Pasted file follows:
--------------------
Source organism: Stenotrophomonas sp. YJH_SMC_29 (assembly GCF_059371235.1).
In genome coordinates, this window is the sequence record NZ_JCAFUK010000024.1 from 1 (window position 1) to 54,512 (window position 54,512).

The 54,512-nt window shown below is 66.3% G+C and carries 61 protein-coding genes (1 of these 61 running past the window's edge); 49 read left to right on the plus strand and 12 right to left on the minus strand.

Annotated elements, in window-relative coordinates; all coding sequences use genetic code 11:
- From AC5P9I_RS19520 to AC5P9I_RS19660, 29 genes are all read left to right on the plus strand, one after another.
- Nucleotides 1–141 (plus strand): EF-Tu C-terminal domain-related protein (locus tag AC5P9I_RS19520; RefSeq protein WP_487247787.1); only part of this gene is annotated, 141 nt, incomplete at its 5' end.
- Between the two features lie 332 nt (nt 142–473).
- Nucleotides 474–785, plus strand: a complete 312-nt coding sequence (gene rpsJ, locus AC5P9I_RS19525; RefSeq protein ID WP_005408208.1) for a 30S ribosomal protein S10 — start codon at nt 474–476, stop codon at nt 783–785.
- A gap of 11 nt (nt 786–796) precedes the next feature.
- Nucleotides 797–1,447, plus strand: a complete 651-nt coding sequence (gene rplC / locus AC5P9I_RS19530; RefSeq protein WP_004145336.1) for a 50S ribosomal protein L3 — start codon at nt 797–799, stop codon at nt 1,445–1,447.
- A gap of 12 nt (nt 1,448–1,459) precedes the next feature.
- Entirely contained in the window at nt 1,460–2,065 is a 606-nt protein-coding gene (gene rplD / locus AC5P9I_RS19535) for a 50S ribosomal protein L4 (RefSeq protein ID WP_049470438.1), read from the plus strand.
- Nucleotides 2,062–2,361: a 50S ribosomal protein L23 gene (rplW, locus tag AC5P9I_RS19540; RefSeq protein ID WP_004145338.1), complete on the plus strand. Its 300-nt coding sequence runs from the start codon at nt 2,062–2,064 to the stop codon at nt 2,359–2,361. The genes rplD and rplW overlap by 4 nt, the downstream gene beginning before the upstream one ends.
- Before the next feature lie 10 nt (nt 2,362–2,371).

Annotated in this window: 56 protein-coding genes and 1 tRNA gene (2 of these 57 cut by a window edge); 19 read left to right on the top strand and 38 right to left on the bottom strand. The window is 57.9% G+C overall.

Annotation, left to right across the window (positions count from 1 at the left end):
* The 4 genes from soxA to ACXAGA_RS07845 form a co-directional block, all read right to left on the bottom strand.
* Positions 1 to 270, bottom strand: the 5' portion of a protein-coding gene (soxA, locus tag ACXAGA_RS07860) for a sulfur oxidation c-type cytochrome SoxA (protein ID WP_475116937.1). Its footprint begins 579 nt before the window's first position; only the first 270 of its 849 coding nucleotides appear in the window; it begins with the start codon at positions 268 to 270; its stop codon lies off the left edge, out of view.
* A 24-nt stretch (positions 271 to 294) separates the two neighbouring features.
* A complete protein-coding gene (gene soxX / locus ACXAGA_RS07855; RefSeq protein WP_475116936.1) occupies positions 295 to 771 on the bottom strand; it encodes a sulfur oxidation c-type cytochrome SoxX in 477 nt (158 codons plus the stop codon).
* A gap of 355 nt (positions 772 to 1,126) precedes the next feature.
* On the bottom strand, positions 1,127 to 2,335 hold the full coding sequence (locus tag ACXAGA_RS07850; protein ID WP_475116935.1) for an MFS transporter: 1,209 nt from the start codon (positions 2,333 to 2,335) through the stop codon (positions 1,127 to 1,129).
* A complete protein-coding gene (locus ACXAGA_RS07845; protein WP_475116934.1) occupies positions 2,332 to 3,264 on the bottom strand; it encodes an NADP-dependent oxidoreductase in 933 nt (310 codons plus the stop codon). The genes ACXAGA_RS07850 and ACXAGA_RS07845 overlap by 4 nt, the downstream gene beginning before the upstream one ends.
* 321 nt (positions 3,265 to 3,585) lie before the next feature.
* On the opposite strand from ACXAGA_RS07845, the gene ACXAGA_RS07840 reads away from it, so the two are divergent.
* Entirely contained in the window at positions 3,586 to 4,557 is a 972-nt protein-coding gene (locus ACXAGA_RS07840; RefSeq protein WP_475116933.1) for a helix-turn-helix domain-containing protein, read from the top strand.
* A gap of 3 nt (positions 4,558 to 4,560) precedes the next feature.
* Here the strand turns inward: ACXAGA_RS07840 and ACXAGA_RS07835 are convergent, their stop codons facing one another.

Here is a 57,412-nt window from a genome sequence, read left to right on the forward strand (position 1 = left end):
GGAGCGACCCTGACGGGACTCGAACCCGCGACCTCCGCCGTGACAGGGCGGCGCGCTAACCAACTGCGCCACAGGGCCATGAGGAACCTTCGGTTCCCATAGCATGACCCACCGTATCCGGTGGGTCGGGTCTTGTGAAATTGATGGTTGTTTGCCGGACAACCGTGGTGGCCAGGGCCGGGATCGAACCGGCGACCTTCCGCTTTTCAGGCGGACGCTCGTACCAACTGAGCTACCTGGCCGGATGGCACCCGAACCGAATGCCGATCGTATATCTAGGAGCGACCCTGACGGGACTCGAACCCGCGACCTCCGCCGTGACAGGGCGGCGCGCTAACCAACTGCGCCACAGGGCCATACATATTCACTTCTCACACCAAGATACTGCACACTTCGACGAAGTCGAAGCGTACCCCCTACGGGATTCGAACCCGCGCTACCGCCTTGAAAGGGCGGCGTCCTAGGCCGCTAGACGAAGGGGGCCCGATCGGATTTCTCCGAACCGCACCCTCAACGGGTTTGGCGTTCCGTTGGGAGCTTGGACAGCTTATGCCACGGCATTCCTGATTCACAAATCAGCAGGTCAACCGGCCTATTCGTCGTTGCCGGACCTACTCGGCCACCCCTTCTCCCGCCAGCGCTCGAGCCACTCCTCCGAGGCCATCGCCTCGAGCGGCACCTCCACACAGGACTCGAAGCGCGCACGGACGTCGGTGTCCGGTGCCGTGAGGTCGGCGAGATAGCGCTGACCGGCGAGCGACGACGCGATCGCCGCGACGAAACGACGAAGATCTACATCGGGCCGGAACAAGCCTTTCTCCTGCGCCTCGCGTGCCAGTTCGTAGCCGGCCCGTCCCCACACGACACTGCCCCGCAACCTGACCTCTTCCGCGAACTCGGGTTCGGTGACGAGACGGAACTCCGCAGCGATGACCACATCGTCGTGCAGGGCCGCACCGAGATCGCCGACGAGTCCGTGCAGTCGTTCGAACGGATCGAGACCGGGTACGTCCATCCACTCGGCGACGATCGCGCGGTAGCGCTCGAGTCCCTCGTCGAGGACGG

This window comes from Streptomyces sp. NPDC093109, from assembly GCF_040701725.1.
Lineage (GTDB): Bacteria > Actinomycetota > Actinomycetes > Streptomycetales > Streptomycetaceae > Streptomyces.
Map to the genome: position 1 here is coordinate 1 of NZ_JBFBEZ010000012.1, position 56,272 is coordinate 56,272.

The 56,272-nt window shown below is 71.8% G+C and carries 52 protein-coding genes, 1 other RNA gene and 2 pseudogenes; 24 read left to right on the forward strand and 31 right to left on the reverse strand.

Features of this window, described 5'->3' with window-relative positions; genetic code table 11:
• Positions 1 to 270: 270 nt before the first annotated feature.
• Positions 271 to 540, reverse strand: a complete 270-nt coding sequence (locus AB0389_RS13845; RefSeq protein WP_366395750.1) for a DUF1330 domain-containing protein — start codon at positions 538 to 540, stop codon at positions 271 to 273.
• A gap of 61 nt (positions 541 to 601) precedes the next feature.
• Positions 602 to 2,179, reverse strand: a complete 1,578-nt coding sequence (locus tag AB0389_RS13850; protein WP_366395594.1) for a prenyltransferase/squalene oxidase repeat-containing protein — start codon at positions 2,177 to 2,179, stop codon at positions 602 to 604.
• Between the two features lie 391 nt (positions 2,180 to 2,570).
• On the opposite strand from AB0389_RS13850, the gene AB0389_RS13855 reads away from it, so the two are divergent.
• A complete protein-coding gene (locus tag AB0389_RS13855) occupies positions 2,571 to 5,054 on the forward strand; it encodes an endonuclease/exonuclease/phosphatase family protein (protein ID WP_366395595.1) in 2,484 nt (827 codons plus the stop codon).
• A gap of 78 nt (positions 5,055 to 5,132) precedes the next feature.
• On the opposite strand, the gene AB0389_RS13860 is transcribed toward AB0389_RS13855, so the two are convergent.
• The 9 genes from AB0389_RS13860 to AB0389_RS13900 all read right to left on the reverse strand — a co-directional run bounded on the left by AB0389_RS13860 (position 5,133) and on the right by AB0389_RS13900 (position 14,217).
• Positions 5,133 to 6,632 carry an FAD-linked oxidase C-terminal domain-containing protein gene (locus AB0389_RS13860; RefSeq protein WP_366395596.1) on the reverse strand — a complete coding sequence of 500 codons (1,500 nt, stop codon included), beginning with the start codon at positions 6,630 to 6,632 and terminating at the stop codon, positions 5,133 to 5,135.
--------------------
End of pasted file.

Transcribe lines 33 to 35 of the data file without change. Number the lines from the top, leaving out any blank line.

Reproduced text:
Map to the genome: position 1 here is coordinate 1 of NZ_JBFBEZ010000012.1, position 56,272 is coordinate 56,272.

The 56,272-nt window shown below is 71.8% G+C and carries 52 protein-coding genes, 1 other RNA gene and 2 pseudogenes; 24 read left to right on the forward strand and 31 right to left on the reverse strand.

Features of this window, described 5'->3' with window-relative positions; genetic code table 11: